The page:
Linguistic phenomena of tense and aspect have been investigated in a great deal of theoretical work in linguistics, philosophy and computer science. Modern tense logics, established by Prior, are part of this effort. Point tense logics offer an intuitive representation of tense but lack the expressiveness to represent many aspectual structures. Interval tense logics offer more expressiveness but in the general case can be computationally intractable. From a linguistic perspective there is the problem of precisely how to formalise the aspectual (...) structures, such as a culmination and a culminated process. In this paper we define a computationally tractable augmented fragment of Halpern and Shoham's interval tense logic HS and apply it to represent a core set of aspectual structures, which are incorporated into a temporal semantics of a simple fragment of English. We model the logic fragment using timelines and define two procedures, one for constructing the minimal timelines that satisfy a formula and one for checking semantic entailments between one formula and another by comparing their timelines. The former is applied to compute models of temporal readings and the latter to check entailments between them. Possible extensions to the logic fragment and timeline models are discussed as ways of accounting for a wider range of linguistic behaviour. (shrink)
A recent issue of Report from the Institute for Philosophy and Public Affairs identifies four ethical issues for the 21st century. By not including media ethics, the Report overlooks a crucial logical priority. That oversight is reflected in greater academe where media ethics (unlike, say, biomedical ethics) is scarcely acknowledged. This article argues that communication ethics, as an integral part of the wider enterprise of media literacy, deserves greater prominence in our town-and-gown communities.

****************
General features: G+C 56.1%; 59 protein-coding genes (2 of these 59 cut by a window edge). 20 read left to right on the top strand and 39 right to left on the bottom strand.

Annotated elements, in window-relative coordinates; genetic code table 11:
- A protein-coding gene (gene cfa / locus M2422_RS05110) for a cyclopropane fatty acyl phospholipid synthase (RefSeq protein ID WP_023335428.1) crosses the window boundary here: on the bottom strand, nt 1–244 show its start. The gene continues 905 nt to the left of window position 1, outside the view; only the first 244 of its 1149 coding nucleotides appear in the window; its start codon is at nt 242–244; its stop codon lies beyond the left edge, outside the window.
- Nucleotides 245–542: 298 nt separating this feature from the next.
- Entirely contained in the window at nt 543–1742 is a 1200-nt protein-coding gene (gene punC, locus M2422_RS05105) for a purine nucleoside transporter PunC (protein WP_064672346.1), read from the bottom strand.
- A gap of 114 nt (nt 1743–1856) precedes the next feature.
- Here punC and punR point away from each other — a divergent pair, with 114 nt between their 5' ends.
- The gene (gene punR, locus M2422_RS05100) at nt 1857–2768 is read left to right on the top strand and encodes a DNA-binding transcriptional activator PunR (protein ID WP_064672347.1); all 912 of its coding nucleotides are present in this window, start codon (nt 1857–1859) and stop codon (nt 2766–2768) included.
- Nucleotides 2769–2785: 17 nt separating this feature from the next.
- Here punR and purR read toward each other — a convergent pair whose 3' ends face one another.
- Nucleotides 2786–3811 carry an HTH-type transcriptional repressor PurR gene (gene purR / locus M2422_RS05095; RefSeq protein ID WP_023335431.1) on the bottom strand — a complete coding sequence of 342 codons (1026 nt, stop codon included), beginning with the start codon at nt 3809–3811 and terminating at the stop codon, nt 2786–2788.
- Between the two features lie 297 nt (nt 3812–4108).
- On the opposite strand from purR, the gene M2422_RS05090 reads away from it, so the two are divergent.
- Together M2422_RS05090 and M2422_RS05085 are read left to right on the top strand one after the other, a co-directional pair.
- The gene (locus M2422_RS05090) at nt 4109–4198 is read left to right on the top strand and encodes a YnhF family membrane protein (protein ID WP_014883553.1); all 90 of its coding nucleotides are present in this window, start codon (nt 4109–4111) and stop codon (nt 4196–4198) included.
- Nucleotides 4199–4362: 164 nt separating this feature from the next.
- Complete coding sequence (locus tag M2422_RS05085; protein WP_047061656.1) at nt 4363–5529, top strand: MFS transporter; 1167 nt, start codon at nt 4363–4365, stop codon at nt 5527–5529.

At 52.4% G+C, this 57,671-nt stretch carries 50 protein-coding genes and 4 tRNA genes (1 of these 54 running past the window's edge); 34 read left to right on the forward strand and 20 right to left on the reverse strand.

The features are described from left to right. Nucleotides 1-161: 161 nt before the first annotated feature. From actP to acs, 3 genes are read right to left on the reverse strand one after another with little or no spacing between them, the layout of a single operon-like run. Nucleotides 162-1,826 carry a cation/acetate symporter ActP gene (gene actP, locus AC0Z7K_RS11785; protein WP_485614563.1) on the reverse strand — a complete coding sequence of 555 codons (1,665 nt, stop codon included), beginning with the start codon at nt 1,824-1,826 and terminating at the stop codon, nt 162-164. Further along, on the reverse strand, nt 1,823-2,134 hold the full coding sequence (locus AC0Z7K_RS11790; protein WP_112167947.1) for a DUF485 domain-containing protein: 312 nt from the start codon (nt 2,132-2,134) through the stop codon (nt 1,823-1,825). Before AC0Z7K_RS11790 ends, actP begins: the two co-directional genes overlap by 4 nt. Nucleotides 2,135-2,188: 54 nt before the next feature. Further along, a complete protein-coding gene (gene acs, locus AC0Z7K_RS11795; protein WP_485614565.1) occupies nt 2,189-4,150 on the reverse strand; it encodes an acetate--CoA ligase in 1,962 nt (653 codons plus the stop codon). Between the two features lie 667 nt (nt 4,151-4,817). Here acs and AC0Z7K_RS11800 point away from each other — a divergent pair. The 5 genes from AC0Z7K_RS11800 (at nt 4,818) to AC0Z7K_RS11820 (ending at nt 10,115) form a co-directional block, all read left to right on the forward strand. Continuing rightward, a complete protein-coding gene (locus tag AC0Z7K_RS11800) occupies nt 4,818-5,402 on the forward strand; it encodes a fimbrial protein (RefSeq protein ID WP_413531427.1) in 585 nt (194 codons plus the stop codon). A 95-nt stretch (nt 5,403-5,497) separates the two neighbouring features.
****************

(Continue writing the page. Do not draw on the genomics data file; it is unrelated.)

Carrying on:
American democracy depends on the free exchange of ideas to create a rational and well informed public, which, in turn, makes decisions that benefit society as a whole. Unfortunately, media reliance on advertising may be eroding the necessary free flow of information. This article addresses the proper role of advertisers in the media. Certainly advertisers enjoy some degree of economic power over the media, but should that influence be used to control media content? Arendt's (1986) view of communicative power demonstrates (...) how advertisers' power originates with the public. Donaldson's (1982) social contract theory of business explains why that power entails responsibility and why advertisers are obligated not to abuse it. (shrink)
Transplantation continues to push the frontiers of medicine into domains that summon forth troublesome ethical questions. Looming on the frontier today is human facial transplantation. We develop criteria that, we maintain, must be satisfied in order to ethically undertake this as-yet-untried transplant procedure. We draw on the criteria advanced by Dr. Francis Moore in the late 1980s for introducing innovative procedures in transplant surgery. In addition to these we also insist that human face transplantation must meet all the ethical requirements (...) usually applied to health care research. We summarize the achievements of transplant surgery to date, focusing in particular on the safety and efficacy of immunosuppressive medications. We also emphasize the importance of risk/benefit assessments that take into account the physical, aesthetic, psychological, and social dimensions of facial disfiguration, reconstruction, and transplantation. Finally, we maintain that the time has come to move facial transplantation research into the clinical phase. (shrink)